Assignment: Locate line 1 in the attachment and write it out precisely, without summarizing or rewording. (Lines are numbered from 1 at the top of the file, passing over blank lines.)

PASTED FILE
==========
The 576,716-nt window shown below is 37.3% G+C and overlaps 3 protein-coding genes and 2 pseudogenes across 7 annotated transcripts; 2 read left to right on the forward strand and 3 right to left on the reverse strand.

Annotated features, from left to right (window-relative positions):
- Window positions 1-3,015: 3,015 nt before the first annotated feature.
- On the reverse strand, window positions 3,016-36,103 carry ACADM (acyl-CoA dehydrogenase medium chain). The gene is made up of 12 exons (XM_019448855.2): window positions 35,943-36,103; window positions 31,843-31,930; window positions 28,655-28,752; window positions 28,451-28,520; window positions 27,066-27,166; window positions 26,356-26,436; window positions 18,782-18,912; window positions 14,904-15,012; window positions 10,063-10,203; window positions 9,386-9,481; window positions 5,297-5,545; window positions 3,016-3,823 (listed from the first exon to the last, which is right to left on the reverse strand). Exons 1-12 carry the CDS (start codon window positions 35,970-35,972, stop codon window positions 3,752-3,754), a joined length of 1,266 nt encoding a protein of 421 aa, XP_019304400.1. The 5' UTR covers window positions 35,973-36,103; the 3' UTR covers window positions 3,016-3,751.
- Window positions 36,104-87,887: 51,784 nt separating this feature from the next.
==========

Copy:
The 576,716-nt window shown below is 37.3% G+C and overlaps 3 protein-coding genes and 2 pseudogenes across 7 annotated transcripts; 2 read left to right on the forward strand and 3 right to left on the reverse strand.